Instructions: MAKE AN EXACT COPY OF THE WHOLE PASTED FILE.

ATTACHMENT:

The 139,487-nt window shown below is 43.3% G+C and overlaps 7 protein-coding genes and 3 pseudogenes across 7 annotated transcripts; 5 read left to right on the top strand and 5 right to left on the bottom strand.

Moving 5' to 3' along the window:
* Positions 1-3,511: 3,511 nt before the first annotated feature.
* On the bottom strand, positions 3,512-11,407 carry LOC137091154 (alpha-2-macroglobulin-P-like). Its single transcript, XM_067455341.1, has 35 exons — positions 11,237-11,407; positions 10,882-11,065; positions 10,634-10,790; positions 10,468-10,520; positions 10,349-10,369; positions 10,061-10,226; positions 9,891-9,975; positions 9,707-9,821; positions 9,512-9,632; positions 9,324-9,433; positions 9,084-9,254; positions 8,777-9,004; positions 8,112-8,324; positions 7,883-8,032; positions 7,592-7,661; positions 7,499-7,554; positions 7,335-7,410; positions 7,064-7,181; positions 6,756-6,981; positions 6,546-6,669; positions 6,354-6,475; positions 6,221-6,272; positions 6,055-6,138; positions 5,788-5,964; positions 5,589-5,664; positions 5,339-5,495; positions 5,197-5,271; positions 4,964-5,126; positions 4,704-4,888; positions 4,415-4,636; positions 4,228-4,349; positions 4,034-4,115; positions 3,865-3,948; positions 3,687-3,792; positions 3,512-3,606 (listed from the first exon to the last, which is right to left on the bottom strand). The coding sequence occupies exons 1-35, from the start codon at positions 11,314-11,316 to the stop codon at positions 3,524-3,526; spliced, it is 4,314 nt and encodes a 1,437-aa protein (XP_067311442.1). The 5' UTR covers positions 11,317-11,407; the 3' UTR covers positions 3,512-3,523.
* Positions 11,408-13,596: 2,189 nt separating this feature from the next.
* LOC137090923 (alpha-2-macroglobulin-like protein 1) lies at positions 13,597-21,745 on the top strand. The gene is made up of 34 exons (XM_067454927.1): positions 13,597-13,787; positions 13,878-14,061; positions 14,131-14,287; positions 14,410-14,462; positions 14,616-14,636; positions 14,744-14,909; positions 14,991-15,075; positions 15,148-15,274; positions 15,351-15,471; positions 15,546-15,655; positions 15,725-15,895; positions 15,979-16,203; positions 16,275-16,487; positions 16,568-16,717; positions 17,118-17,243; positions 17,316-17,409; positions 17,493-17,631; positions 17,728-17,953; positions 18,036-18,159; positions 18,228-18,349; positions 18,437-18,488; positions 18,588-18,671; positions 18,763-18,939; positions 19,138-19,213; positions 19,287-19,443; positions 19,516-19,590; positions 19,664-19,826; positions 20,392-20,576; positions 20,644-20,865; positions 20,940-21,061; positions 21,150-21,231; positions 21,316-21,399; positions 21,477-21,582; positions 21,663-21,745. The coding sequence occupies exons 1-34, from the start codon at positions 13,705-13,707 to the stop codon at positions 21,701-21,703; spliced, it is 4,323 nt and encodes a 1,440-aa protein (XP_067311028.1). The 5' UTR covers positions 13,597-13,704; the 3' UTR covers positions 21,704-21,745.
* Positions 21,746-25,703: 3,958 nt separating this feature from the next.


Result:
The 139,487-nt window shown below is 43.3% G+C and overlaps 7 protein-coding genes and 3 pseudogenes across 7 annotated transcripts; 5 read left to right on the top strand and 5 right to left on the bottom strand.

Moving 5' to 3' along the window:
* Positions 1-3,511: 3,511 nt before the first annotated feature.
* On the bottom strand, positions 3,512-11,407 carry LOC137091154 (alpha-2-macroglobulin-P-like). Its single transcript, XM_067455341.1, has 35 exons — positions 11,237-11,407; positions 10,882-11,065; positions 10,634-10,790; positions 10,468-10,520; positions 10,349-10,369; positions 10,061-10,226; positions 9,891-9,975; positions 9,707-9,821; positions 9,512-9,632; positions 9,324-9,433; positions 9,084-9,254; positions 8,777-9,004; positions 8,112-8,324; positions 7,883-8,032; positions 7,592-7,661; positions 7,499-7,554; positions 7,335-7,410; positions 7,064-7,181; positions 6,756-6,981; positions 6,546-6,669; positions 6,354-6,475; positions 6,221-6,272; positions 6,055-6,138; positions 5,788-5,964; positions 5,589-5,664; positions 5,339-5,495; positions 5,197-5,271; positions 4,964-5,126; positions 4,704-4,888; positions 4,415-4,636; positions 4,228-4,349; positions 4,034-4,115; positions 3,865-3,948; positions 3,687-3,792; positions 3,512-3,606 (listed from the first exon to the last, which is right to left on the bottom strand). The coding sequence occupies exons 1-35, from the start codon at positions 11,314-11,316 to the stop codon at positions 3,524-3,526; spliced, it is 4,314 nt and encodes a 1,437-aa protein (XP_067311442.1). The 5' UTR covers positions 11,317-11,407; the 3' UTR covers positions 3,512-3,523.
* Positions 11,408-13,596: 2,189 nt separating this feature from the next.
* LOC137090923 (alpha-2-macroglobulin-like protein 1) lies at positions 13,597-21,745 on the top strand. The gene is made up of 34 exons (XM_067454927.1): positions 13,597-13,787; positions 13,878-14,061; positions 14,131-14,287; positions 14,410-14,462; positions 14,616-14,636; positions 14,744-14,909; positions 14,991-15,075; positions 15,148-15,274; positions 15,351-15,471; positions 15,546-15,655; positions 15,725-15,895; positions 15,979-16,203; positions 16,275-16,487; positions 16,568-16,717; positions 17,118-17,243; positions 17,316-17,409; positions 17,493-17,631; positions 17,728-17,953; positions 18,036-18,159; positions 18,228-18,349; positions 18,437-18,488; positions 18,588-18,671; positions 18,763-18,939; positions 19,138-19,213; positions 19,287-19,443; positions 19,516-19,590; positions 19,664-19,826; positions 20,392-20,576; positions 20,644-20,865; positions 20,940-21,061; positions 21,150-21,231; positions 21,316-21,399; positions 21,477-21,582; positions 21,663-21,745. The coding sequence occupies exons 1-34, from the start codon at positions 13,705-13,707 to the stop codon at positions 21,701-21,703; spliced, it is 4,323 nt and encodes a 1,440-aa protein (XP_067311028.1). The 5' UTR covers positions 13,597-13,704; the 3' UTR covers positions 21,704-21,745.
* Positions 21,746-25,703: 3,958 nt separating this feature from the next.